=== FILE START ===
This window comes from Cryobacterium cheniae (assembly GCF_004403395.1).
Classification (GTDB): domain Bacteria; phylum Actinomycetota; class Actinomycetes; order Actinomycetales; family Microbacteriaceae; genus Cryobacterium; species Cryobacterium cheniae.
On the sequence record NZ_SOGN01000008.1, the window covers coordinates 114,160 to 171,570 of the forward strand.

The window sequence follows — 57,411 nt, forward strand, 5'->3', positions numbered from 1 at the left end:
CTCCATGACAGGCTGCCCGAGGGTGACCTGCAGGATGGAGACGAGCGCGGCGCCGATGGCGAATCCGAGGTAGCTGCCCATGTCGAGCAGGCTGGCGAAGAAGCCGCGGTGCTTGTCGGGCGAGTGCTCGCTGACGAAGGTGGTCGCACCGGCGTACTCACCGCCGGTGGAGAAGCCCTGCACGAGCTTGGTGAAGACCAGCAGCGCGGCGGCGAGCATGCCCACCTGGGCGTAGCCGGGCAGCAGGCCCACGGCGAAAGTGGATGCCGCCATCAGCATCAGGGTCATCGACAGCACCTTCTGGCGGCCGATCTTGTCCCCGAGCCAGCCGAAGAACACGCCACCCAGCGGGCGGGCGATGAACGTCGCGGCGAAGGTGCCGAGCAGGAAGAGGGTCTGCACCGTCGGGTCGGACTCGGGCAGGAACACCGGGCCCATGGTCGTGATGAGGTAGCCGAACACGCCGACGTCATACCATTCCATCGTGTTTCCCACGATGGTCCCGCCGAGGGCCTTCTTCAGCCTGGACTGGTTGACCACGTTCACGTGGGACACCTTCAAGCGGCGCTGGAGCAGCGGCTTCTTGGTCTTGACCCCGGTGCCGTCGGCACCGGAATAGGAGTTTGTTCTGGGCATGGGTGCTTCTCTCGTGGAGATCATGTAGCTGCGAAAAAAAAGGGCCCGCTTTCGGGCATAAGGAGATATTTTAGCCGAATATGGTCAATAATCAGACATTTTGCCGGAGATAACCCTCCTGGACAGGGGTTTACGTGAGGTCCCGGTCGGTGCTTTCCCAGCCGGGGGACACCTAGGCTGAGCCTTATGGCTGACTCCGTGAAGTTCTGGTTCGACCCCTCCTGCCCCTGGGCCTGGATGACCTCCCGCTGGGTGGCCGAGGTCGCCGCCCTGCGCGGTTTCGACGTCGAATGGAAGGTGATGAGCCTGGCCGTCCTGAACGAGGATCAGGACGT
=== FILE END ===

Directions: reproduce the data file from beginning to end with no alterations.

This window comes from Cryobacterium cheniae (assembly GCF_004403395.1).
Classification (GTDB): domain Bacteria; phylum Actinomycetota; class Actinomycetes; order Actinomycetales; family Microbacteriaceae; genus Cryobacterium; species Cryobacterium cheniae.
On the sequence record NZ_SOGN01000008.1, the window covers coordinates 114,160 to 171,570 of the forward strand.

The window sequence follows — 57,411 nt, forward strand, 5'->3', positions numbered from 1 at the left end:
CTCCATGACAGGCTGCCCGAGGGTGACCTGCAGGATGGAGACGAGCGCGGCGCCGATGGCGAATCCGAGGTAGCTGCCCATGTCGAGCAGGCTGGCGAAGAAGCCGCGGTGCTTGTCGGGCGAGTGCTCGCTGACGAAGGTGGTCGCACCGGCGTACTCACCGCCGGTGGAGAAGCCCTGCACGAGCTTGGTGAAGACCAGCAGCGCGGCGGCGAGCATGCCCACCTGGGCGTAGCCGGGCAGCAGGCCCACGGCGAAAGTGGATGCCGCCATCAGCATCAGGGTCATCGACAGCACCTTCTGGCGGCCGATCTTGTCCCCGAGCCAGCCGAAGAACACGCCACCCAGCGGGCGGGCGATGAACGTCGCGGCGAAGGTGCCGAGCAGGAAGAGGGTCTGCACCGTCGGGTCGGACTCGGGCAGGAACACCGGGCCCATGGTCGTGATGAGGTAGCCGAACACGCCGACGTCATACCATTCCATCGTGTTTCCCACGATGGTCCCGCCGAGGGCCTTCTTCAGCCTGGACTGGTTGACCACGTTCACGTGGGACACCTTCAAGCGGCGCTGGAGCAGCGGCTTCTTGGTCTTGACCCCGGTGCCGTCGGCACCGGAATAGGAGTTTGTTCTGGGCATGGGTGCTTCTCTCGTGGAGATCATGTAGCTGCGAAAAAAAAGGGCCCGCTTTCGGGCATAAGGAGATATTTTAGCCGAATATGGTCAATAATCAGACATTTTGCCGGAGATAACCCTCCTGGACAGGGGTTTACGTGAGGTCCCGGTCGGTGCTTTCCCAGCCGGGGGACACCTAGGCTGAGCCTTATGGCTGACTCCGTGAAGTTCTGGTTCGACCCCTCCTGCCCCTGGGCCTGGATGACCTCCCGCTGGGTGGCCGAGGTCGCCGCCCTGCGCGGTTTCGACGTCGAATGGAAGGTGATGAGCCTGGCCGTCCTGAACGAGGATCAGGACGT